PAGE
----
• Thomas Pombart

Defensive issues holding City back from replicating title-winning form

It has been a rocky start to the 2021-22 A-League Men season for the reigning champions Melbourne City.


Patrick Kisnorbo's side sits fifth after six games played, and they look to be having major defensive issues.


It has been an uncharacteristic start to the season for City, with the defending champions looking foreign in how they have been playing in recent weeks.


City started the season with a win, but since then, they have only beaten Perth Glory 1-0 at home, back on the 8th of December, and in that time, poor results have followed them.


A loss against Western United was followed by two consecutive draws in the A-League Men and an FFA Cup exit to the Wellington Phoenix.


The latest bad results for Kisnorbo and City show that they look a different squad to the one that claimed the A-League Premiership and Championship in style last season.


Since the loss of Nathaniel Atkinson to Hearts in Scotland, City's defence has been reshuffled countless times.


In terms of their midfield, Olympic starlet Marco Tilio has been frequently used as a substitute despite having a more significant impact than the players he replaces.


The defensive and midfield performances of late, particularly in the club's recent match against the Western Sydney Wanderers yesterday, is sure to provoke an inquest into their defensive structure.


City quite bizarrely allowed Keijiro Ogawa to ghost in behind for Western Sydney's third goal and equaliser in a highly entertaining affair between the two clubs that ended 3-3.

James Troisi and Jack Rodwell combined for a quick one-two punch early for Western Sydney.


Both goals came from passes that exposed the two wide midfielders and fullbacks of Melbourne City.


They allowed Troisi and Rodwell clean looks at custodian Tom Glover.


He was powerless to save both strikes from the midfield duo.


This season, it isn't the first time the champions have allowed defensive mishaps to tarnish their offensive displays.


In round two away from home against Adelaide United, they threw away a two-goal lead in spectacular fashion, conceding twice inside the final ten minutes.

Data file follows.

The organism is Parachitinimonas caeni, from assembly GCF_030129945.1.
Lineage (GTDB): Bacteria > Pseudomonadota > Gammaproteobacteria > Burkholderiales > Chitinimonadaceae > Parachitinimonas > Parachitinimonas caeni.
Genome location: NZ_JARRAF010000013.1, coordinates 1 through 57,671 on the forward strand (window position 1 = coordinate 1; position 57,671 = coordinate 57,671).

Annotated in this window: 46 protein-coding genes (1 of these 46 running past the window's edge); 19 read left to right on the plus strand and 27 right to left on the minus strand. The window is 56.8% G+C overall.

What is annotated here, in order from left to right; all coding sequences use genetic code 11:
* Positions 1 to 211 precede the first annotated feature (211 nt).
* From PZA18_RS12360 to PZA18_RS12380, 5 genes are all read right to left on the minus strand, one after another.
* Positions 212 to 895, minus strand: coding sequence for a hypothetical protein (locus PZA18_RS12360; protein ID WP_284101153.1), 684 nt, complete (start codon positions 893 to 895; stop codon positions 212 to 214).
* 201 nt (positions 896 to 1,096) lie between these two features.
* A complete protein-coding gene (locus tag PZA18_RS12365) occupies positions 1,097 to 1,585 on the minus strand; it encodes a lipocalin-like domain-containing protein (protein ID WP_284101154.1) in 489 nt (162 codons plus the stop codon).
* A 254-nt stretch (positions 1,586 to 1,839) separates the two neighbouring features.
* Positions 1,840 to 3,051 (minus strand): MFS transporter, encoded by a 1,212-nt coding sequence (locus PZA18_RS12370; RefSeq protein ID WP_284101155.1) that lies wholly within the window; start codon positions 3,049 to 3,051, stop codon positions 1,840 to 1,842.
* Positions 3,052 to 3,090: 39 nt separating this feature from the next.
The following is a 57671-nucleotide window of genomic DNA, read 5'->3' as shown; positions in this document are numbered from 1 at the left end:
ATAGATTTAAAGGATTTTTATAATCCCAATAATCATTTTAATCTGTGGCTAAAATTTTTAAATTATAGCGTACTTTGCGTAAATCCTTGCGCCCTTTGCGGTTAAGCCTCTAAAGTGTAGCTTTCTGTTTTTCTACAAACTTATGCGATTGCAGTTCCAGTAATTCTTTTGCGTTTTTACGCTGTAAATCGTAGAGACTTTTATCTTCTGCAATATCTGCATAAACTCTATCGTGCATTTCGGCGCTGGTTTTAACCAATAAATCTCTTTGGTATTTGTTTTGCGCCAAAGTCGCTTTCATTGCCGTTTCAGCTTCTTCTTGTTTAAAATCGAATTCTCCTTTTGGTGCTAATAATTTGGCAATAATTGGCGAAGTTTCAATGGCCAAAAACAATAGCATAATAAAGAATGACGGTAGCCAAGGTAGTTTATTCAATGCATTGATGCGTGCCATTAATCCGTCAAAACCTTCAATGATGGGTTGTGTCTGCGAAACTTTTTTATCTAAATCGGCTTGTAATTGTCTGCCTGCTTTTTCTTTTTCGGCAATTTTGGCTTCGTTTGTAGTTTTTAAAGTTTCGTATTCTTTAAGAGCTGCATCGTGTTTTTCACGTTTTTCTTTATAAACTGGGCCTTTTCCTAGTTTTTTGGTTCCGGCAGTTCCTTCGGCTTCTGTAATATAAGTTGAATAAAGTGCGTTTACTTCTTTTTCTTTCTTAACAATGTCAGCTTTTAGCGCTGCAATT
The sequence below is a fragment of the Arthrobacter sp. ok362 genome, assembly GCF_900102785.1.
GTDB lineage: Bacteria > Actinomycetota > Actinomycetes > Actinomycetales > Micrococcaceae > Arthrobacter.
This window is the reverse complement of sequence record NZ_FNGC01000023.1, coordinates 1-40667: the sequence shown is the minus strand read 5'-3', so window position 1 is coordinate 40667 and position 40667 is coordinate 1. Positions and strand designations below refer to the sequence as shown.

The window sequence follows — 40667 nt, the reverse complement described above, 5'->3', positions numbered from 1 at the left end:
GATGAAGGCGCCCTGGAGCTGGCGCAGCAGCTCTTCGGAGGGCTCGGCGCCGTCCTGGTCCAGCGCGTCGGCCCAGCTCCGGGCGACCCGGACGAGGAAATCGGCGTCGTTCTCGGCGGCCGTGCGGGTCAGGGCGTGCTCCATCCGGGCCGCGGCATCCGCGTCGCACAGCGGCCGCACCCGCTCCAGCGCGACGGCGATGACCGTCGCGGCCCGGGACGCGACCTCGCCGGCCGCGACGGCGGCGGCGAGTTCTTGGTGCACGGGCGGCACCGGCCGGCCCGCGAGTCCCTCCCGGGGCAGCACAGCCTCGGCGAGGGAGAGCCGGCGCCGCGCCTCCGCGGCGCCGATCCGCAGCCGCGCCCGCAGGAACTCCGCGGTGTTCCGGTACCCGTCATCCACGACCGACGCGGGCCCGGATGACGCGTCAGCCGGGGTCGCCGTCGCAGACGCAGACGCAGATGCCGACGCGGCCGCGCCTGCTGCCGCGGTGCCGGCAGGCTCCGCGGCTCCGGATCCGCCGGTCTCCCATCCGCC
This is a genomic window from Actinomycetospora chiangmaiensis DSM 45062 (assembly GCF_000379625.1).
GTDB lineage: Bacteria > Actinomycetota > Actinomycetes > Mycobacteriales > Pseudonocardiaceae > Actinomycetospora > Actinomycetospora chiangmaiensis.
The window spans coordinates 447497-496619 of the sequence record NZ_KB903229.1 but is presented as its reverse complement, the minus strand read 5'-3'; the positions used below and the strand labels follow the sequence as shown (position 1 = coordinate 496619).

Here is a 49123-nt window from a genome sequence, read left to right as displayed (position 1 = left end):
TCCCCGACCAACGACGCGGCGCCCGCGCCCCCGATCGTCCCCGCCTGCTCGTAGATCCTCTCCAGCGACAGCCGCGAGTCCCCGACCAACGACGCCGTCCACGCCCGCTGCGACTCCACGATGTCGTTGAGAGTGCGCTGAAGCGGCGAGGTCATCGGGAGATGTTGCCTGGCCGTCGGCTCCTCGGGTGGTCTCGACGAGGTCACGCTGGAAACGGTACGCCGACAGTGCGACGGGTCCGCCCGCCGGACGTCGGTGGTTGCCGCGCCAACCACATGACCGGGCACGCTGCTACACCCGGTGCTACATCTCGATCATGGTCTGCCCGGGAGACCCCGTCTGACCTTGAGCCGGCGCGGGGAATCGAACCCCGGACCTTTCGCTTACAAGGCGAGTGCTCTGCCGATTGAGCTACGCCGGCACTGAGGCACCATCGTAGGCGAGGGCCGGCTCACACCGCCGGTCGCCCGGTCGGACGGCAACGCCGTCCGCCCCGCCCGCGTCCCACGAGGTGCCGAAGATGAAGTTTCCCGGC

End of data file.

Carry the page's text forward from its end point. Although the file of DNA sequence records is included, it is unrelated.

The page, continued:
Glover sprayed a ball to youngster Jordan Bos, who was robbed of possession by Ben Halloran, who then chipped the stranded goalkeeper to stun City with a 90th-minute equaliser for the hosts.

So, the question has to be asked, has City's defence become worse this season?


At this same stage last season, Kisnorbo's side was sitting eighth on the ladder, with ten goals conceded, which is not that different compared to this season.


City has conceded the equal second-most goals with nine; only the Wellington Phoenix have conceded more with 14.


Of course, Kisnorbo will look at how well his defenders are distributing the ball, as building from the back is vital to their style of play.


In that regard, centre-back Nuno Reis leads the league for the most accurate passes per match with 71.8.


But City needs to find a balance to retain its crown.


Reis may be integral in their set-up in possession.


But defensively, he has made uncharacteristic errors.


In that draw with Adelaide, Kusini Yengi proved to be too hot to handle at times.


Meanwhile, Glover has an xGA (expected goals against) of 6.1 but has conceded an alarming nine, which suggests a defensive problem.


Whether that is Glover's goalkeeping, or opponents being more clinical than last season, title-winning sides are usually known for conceding less than expected.

Perfection is what Kisnorbo expects from his players, nay, demands.


He has to fix the defensive problems at City if they are to retain their trophies from last time out.